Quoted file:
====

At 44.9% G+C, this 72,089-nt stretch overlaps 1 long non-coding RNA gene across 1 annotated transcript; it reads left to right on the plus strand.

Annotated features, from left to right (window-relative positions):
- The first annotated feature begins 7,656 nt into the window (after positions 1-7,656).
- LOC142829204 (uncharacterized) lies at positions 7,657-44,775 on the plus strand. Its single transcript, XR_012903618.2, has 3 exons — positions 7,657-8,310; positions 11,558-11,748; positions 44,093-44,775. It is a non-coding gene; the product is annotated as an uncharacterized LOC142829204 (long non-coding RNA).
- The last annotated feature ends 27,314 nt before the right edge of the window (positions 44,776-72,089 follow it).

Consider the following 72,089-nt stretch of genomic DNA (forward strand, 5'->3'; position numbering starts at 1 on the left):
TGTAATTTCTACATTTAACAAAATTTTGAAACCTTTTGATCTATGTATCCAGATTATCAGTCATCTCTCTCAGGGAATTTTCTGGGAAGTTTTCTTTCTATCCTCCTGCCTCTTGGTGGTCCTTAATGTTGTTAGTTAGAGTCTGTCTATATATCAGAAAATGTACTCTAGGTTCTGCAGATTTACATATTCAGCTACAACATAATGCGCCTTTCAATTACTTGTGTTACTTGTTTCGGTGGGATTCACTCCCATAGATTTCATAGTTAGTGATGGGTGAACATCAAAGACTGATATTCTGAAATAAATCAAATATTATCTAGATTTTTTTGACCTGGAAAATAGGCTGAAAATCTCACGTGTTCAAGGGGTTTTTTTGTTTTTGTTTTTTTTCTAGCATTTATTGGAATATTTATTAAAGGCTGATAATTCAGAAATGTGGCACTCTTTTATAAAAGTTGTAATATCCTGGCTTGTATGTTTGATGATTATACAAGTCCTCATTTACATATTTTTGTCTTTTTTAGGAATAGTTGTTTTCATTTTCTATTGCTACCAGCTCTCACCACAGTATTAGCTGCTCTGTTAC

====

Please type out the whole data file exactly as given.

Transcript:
At 44.9% G+C, this 72,089-nt stretch overlaps 1 long non-coding RNA gene across 1 annotated transcript; it reads left to right on the plus strand.

Annotated features, from left to right (window-relative positions):
- The first annotated feature begins 7,656 nt into the window (after positions 1-7,656).
- LOC142829204 (uncharacterized) lies at positions 7,657-44,775 on the plus strand. Its single transcript, XR_012903618.2, has 3 exons — positions 7,657-8,310; positions 11,558-11,748; positions 44,093-44,775. It is a non-coding gene; the product is annotated as an uncharacterized LOC142829204 (long non-coding RNA).
- The last annotated feature ends 27,314 nt before the right edge of the window (positions 44,776-72,089 follow it).

Consider the following 72,089-nt stretch of genomic DNA (forward strand, 5'->3'; position numbering starts at 1 on the left):
TGTAATTTCTACATTTAACAAAATTTTGAAACCTTTTGATCTATGTATCCAGATTATCAGTCATCTCTCTCAGGGAATTTTCTGGGAAGTTTTCTTTCTATCCTCCTGCCTCTTGGTGGTCCTTAATGTTGTTAGTTAGAGTCTGTCTATATATCAGAAAATGTACTCTAGGTTCTGCAGATTTACATATTCAGCTACAACATAATGCGCCTTTCAATTACTTGTGTTACTTGTTTCGGTGGGATTCACTCCCATAGATTTCATAGTTAGTGATGGGTGAACATCAAAGACTGATATTCTGAAATAAATCAAATATTATCTAGATTTTTTTGACCTGGAAAATAGGCTGAAAATCTCACGTGTTCAAGGGGTTTTTTTGTTTTTGTTTTTTTTCTAGCATTTATTGGAATATTTATTAAAGGCTGATAATTCAGAAATGTGGCACTCTTTTATAAAAGTTGTAATATCCTGGCTTGTATGTTTGATGATTATACAAGTCCTCATTTACATATTTTTGTCTTTTTTAGGAATAGTTGTTTTCATTTTCTATTGCTACCAGCTCTCACCACAGTATTAGCTGCTCTGTTAC